Then, to make it a little more concrete (and fun!), I distributed chocolate based on youth’s assigned income groups. So the upper-middle income youth got a chocolate bar, the middle income people got mini chocolate bars, the low income people got Hershey’s Kisses, and the the poor person got a single Hershey’s Dot (about the size of an M&M). [I actually forgot the Kisses, but that was how it was supposed to work.] If you’re budget conscious, like I am, I was able to finance the whole thing for a few dollars at a discount store.

4. I showed examples — using pictures from Dollar Street — of what households in each income group might look like. We talked about the housing materials.

5. Extreme poverty has fallen dramatically, but there are still nearly 800 million people in the world who are extremely poor. So there’s a long way to go. (Thanks to Our World in Data for the figure!)

5 falling poverty

6. I talked through two sides to development economics, the macro (how can poor countries grow prosperous?) and the micro (how can poor individuals and families exit poverty and enjoy prosperity?).

6 devt economists

7. I asked them what they think makes a country grow? After they shared some ideas, I talked briefly about four types of capital.

7 what makes grow

8. I talked about three specific projects that I’ve worked on: (a) how Rwanda can get on a rapid growth path, (b) how Tanzania can implement an effective safety net, and (c) the economic impact of the Ebola epidemic of 2014.

9. I talked a little bit about where my work has taken me. (Blue indicates conferences and seminar. Green indicates a research project or policy discussions.)

9 where to go

10. Finally, I talked about both my path to become a development economist, and a few of the other jobs that allow people to work in international development. Of course, there are many more! This was just to give a taste.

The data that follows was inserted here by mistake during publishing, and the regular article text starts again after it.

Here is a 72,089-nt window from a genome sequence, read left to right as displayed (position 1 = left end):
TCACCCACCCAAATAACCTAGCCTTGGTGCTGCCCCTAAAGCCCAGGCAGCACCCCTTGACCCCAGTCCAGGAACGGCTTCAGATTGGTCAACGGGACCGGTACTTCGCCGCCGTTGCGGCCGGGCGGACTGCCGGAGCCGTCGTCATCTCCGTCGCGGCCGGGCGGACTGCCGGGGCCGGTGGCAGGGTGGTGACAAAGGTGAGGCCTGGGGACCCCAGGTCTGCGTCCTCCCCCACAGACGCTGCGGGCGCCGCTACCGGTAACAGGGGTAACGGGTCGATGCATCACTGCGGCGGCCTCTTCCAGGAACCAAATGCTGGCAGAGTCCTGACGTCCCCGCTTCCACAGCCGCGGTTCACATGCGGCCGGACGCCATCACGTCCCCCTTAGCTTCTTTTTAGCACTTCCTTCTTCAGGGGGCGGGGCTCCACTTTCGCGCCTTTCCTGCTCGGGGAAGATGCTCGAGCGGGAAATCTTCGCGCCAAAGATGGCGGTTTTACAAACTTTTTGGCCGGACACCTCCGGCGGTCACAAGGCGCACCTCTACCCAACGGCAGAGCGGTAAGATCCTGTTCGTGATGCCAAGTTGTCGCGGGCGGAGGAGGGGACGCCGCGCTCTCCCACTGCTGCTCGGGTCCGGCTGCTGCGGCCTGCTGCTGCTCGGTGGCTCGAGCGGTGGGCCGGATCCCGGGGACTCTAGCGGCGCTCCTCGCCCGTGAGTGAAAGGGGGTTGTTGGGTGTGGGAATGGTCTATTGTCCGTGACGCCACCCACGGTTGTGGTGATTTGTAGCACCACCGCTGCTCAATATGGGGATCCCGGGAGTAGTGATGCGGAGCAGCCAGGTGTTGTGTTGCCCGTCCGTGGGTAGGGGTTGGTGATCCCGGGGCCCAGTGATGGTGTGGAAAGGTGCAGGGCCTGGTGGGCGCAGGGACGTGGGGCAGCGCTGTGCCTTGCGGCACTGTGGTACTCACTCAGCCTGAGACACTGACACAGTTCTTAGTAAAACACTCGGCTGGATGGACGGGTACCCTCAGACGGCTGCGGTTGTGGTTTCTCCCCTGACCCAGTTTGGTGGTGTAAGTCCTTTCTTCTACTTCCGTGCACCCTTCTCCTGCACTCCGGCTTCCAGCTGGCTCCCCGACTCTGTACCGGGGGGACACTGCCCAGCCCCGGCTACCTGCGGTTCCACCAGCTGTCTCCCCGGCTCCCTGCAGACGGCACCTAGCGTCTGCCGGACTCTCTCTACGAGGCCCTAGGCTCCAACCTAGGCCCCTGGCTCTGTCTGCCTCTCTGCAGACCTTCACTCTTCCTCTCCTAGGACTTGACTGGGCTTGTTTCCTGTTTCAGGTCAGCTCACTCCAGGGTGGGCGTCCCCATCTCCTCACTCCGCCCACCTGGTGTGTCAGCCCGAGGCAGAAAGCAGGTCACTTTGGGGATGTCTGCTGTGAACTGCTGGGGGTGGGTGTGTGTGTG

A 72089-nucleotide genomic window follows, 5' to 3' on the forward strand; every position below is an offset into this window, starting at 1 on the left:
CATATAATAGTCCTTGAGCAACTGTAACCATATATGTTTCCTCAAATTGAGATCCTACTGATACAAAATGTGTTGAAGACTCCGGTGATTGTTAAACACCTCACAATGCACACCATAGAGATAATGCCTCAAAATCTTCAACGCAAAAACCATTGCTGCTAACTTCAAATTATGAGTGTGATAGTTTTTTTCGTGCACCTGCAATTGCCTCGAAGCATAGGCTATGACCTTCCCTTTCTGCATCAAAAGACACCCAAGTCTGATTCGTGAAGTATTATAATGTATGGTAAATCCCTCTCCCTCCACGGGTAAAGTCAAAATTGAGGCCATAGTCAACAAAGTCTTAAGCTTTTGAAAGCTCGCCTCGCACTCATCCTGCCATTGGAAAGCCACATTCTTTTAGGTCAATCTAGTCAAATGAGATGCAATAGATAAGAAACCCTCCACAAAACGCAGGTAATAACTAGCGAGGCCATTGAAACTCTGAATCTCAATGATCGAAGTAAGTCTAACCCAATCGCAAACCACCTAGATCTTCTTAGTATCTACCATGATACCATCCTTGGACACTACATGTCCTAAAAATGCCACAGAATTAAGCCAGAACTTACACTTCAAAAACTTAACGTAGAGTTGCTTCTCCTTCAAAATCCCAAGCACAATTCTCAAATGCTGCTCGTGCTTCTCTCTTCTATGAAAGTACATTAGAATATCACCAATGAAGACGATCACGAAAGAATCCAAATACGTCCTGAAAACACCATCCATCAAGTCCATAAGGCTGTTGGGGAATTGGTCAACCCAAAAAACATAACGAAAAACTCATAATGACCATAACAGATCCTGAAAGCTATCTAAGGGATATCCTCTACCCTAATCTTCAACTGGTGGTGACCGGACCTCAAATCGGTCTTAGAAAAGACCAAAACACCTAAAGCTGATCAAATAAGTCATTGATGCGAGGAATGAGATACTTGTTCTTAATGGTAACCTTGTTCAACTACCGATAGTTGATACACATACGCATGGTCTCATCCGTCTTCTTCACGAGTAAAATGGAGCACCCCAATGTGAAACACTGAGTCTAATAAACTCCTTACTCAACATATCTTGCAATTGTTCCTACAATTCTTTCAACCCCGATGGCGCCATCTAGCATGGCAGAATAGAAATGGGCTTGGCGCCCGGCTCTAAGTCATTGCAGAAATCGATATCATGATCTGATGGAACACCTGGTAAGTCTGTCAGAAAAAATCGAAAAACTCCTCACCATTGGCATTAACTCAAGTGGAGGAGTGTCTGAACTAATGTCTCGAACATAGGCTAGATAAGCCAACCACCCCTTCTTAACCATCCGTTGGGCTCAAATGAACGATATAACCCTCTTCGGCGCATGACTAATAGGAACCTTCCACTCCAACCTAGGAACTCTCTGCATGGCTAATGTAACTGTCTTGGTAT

10 path

That’s it! It was fun. What have you done to explain these concepts to young people?

Read African Writers: The Journey’s End, by Ba’bila Mutia

journeys endcameroonTeacher salaries are a point of contention in many countries. But a particular problem in low-income countries is that salary payments will sometimes be delayed for lengthy periods. Ba’bila Mutia’s exciting novel The Journey’s End centers around salary arrears. (No, that’s not an oxymoron.) At the book’s opening, a retired school principal arrives in Cameroon’s capital city, Yaoundé, to seek several years worth of pension payments. His first evening, he meets a younger man who advertises himself as a diviner but who provides detailed assistance on how to navigate the public bureaucracy. As we learn the younger man’s backstory, we find that years before, he arrived in Yaoundé in search of his teacher salary arrears, which he needed to pay his bride price. But in the capital, his life took a dark turn.

The Journey’s End has secret village societies, urban prostitution rings, crime lords, illicit fuel sales, and a tiny bit of magic. But it centers on government bureaucracy and corruption. Much of the book’s climax is dedicated to a retiree ascending and descending stairs in a government building, nudging his file along with a small payment here and there. Mutia manages to captivate (almost) throughout.

I had a few quibbles: The book needed a copy edit, and one twist in the last two pages didn’t quite ring true to me. But neither of those stopped me from enjoying Mutia’s twisty-turny saga.

This is book #23 in my effort to read a book by an author from every African country in 2019.